A Deep Learning Methodology for Differentiating Glioma Recurrence from Radiation Necrosis using Multimodal MRI

Algorithm Development and Validation

Yang Gao, Xiong Xiao, Bangcheng Han, Guilin Li, Xiaolin Ning, Defeng Wang, Weidong Cai, Ron Kikinis, Shlomo Berkovsky, Antonio Di Ieva, Liwei Zhang, Nan Ji, Sidong Liu*

*Corresponding author for this work

Research output: Contribution to journalArticle

Abstract

Background: The radiological differential diagnosis between tumor recurrence and radiation-induced necrosis (i.e., pseudoprogression) is of paramount importance in the management of glioma patients. Objective: This research aims to develop a deep-learning methodology for automated differentiation of tumor recurrence from radiation necrosis based on routine MRI scans. Methods: In this retrospective study, 146 patients who underwent radiation therapy after glioma resection and presented with suspected recurrent lesions at the follow-up MRI examination were selected for analysis. Routine MRI scans were acquired from each patient including T1, T2, and Gadolinium-Contrast-Enhanced T1 sequences. Of those cases, 96 (66%) were confirmed as glioma recurrence on post-surgical pathological examination, whilst 50 (34%) were diagnosed as necrosis. Five state-of-the-art deep neural network (DNN) models were applied to learn radiological features of gliomas and necrosis from MRI scans and to classify the lesions at single-modal, multimodal and subject levels. Sensitivity, specificity, accuracy and AUC were used to evaluate performance of the models. Preoperative diagnostic performance of the models at subject level was also compared to that of 5 experienced neurosurgeons. Results: DNN models based on multimodal MRI outperformed single-modal models with an average sensitivity of 0.876+/-0.035, specificity of 0.733+/-0.062, accuracy of 0.827+/-0.03, and AUC of 0.863+/-0.032 on image-wise classification. When these DNN models were evaluated on a subject basis by aggregating the classification results of the subject’s image stack, the performance further improved to a sensitivity of 0.958+/-0.024, specificity of 0.8+/-0.071, accuracy of 0.904+/-0.029, and AUC of 0.934+/-0.022, which was significantly better than the tested neurosurgeons (P=0.018 in sensitivity, P<0.001 in specificity, P=0.003 in accuracy, respectively). Conclusions: DNN offer a useful computational tool for the differential diagnosis between recurrent gliomas and necrosis, achieving high performance on routine MRI scans. The proposed method does not depend on lesion segmentation or handcrafted features and therefore may achieve a high clinical applicability.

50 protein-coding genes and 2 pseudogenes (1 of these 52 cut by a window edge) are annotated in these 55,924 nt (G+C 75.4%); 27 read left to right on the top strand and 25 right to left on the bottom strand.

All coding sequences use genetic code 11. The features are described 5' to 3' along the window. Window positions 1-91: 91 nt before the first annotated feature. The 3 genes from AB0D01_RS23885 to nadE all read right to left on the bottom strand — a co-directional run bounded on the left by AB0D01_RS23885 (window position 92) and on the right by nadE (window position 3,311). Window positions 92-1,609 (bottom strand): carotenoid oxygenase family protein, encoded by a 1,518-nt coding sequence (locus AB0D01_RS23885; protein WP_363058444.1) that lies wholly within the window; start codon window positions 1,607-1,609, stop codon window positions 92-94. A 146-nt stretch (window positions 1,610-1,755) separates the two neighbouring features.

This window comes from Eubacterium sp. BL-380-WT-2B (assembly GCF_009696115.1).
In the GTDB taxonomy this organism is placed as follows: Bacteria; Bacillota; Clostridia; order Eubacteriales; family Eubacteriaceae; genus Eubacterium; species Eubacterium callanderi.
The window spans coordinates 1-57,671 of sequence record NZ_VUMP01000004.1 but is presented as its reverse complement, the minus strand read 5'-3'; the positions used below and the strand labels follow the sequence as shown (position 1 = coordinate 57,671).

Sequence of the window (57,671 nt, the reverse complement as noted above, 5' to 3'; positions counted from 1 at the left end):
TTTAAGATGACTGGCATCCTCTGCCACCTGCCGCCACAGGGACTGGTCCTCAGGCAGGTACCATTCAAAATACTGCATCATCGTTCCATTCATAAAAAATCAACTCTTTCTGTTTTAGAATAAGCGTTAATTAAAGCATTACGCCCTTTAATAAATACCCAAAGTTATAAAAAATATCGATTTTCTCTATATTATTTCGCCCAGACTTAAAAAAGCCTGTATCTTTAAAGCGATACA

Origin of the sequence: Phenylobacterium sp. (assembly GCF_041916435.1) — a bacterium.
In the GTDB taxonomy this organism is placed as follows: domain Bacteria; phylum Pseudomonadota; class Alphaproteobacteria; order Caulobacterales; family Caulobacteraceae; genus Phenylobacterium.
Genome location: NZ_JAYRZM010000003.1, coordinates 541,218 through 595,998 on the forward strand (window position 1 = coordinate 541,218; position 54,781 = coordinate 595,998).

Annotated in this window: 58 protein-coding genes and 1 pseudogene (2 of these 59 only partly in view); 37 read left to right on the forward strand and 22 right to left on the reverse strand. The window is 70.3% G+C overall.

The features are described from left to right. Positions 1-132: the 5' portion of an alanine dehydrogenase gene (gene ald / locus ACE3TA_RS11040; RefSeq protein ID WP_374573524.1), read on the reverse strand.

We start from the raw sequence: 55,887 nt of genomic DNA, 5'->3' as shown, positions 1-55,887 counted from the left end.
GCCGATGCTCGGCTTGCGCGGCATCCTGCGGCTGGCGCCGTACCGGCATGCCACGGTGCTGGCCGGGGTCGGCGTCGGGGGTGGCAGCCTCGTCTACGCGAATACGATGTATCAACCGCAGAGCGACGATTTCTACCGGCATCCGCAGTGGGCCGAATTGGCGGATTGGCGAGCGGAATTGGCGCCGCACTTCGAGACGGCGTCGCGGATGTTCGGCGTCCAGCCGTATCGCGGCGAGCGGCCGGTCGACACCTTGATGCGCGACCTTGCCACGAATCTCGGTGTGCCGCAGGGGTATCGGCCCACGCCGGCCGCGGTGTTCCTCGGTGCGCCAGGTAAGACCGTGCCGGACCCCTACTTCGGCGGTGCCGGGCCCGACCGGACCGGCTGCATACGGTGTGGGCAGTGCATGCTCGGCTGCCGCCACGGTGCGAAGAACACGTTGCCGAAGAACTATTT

Original languageEnglish
JournalJMIR Medical Informatics
DOIs
Publication statusSubmitted - 2 May 2020

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